You can strengthen your Sage by using one (or more) of its 5 powers:
- Empathize: When strong feelings are involved and emotional reserves are running low, picture yourself, or the person or situation causing problems, as a small child and interact with it
- Explore: When the situation is complex or you want more information before making a decision, pretend to be a fascinated anthropologist and seek out info by asking questions
- Innovate: When the usual answers aren’t working, adopt an innovator’s mentality greet ideas with “yes….and….”
- Navigate: When faced with multiple options, “flash forward” and imagine yourself at some point in the distant future after having taken each path and consider how you feel in that future place
- Activate: When your Saboteurs are in control, preempt them by writing down everything they could say and recognize, respond, and thank it.
STRATEGY 3 – Strengthen your PQ brain
Your PQ brain is comprised of the middle prefrontal cortex, the right brain, the mirror neuron system, the ACC, and the Insular Cortex (these last three areas control your empathy reaction).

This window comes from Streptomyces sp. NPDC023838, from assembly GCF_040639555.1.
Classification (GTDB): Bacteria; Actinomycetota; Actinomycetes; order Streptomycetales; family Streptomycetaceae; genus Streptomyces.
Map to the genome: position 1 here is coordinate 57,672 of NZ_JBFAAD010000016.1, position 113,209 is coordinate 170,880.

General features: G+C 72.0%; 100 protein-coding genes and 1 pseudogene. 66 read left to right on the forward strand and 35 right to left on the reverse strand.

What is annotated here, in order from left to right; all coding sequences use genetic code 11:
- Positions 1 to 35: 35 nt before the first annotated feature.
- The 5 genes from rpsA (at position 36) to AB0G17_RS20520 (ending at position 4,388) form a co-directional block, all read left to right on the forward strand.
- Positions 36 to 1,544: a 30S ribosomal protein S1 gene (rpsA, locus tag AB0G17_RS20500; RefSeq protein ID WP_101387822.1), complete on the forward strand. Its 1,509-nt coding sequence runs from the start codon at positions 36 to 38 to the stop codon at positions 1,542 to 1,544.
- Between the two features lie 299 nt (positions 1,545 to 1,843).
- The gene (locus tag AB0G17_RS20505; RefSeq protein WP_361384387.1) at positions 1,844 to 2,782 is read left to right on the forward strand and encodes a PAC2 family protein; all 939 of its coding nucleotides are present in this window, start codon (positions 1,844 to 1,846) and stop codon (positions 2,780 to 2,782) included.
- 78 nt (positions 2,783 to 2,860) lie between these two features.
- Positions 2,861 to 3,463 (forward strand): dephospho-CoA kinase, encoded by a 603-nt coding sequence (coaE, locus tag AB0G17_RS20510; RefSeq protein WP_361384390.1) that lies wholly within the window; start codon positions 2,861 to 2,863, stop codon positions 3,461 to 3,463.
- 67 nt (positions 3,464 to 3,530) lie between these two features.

Strengthening your PQ brain is as “simple” as focusing all of your attention on your physical body and/or the experience of at least one of your 5 senses, for at least 10 seconds 100 separate times per day for 21 straight days
Yes, 100 times per days sounds like a lot, so Chamine offers some tip:
- During Daily routines, for example when you’re brushing your teeth, focus on the feeling of the toothbrush against your gums
- While working out
- Before or when you’re eating
- As you listen to music
- When you’re playing sports (including e-sports)
- Being with friends and family
The data proves that Positive Intelligence has a real and tangible impact on your performance at work, in your relationships, and in life. This book contains a variety of case stories to show the power of Positive Intelligence in action. Even better, it offers an easy to understand framework and totally do-able approach to make Positive Intelligence work for you.
To learn more about Positive Intelligence, visit Shirzad Chamine’s site here.
To buy the book, visit you can buy it from independent online bookstores Bookshop or IndieBound, or at Amazon or Barnes & Noble.